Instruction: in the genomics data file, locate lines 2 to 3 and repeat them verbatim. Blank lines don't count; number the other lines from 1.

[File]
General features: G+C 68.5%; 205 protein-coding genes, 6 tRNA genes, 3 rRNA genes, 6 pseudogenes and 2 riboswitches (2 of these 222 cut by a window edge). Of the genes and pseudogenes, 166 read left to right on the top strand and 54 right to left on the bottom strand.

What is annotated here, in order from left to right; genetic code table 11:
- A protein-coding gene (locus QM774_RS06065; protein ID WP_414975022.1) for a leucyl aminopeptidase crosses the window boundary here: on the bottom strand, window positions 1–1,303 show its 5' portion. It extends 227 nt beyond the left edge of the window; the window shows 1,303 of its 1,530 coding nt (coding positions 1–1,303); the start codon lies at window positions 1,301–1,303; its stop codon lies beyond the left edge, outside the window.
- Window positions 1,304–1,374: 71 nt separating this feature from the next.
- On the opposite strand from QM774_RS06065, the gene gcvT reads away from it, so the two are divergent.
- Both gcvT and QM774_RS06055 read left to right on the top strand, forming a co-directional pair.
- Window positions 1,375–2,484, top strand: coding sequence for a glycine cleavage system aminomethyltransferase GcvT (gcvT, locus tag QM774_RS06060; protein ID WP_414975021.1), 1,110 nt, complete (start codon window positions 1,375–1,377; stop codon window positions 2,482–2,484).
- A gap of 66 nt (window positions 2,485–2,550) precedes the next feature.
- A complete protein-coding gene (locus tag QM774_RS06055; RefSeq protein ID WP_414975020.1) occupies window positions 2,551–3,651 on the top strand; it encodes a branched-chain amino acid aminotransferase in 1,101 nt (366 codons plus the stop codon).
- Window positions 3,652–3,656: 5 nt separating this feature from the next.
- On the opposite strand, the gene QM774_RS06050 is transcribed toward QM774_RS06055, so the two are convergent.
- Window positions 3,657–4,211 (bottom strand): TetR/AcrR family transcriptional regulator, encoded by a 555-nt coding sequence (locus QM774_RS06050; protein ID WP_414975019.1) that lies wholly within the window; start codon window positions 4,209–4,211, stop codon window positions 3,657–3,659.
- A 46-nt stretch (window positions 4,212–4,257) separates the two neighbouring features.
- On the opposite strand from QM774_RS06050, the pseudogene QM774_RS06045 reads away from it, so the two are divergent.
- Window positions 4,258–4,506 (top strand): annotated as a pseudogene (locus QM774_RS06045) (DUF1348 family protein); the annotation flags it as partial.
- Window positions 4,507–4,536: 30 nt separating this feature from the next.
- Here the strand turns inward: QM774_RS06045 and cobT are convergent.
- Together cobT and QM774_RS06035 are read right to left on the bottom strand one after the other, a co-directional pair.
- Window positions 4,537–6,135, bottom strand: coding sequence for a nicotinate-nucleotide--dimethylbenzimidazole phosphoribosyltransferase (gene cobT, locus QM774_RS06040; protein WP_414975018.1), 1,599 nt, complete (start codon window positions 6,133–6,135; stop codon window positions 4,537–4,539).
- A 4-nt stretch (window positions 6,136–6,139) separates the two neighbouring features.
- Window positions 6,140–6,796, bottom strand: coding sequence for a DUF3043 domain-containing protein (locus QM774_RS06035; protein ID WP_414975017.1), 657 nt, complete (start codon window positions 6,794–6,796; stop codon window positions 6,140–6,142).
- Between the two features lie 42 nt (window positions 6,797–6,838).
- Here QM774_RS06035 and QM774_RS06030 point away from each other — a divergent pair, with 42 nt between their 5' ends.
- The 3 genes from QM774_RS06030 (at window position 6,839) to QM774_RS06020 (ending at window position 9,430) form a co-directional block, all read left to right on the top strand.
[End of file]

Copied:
What is annotated here, in order from left to right; genetic code table 11:
- A protein-coding gene (locus QM774_RS06065; protein ID WP_414975022.1) for a leucyl aminopeptidase crosses the window boundary here: on the bottom strand, window positions 1–1,303 show its 5' portion. It extends 227 nt beyond the left edge of the window; the window shows 1,303 of its 1,530 coding nt (coding positions 1–1,303); the start codon lies at window positions 1,301–1,303; its stop codon lies beyond the left edge, outside the window.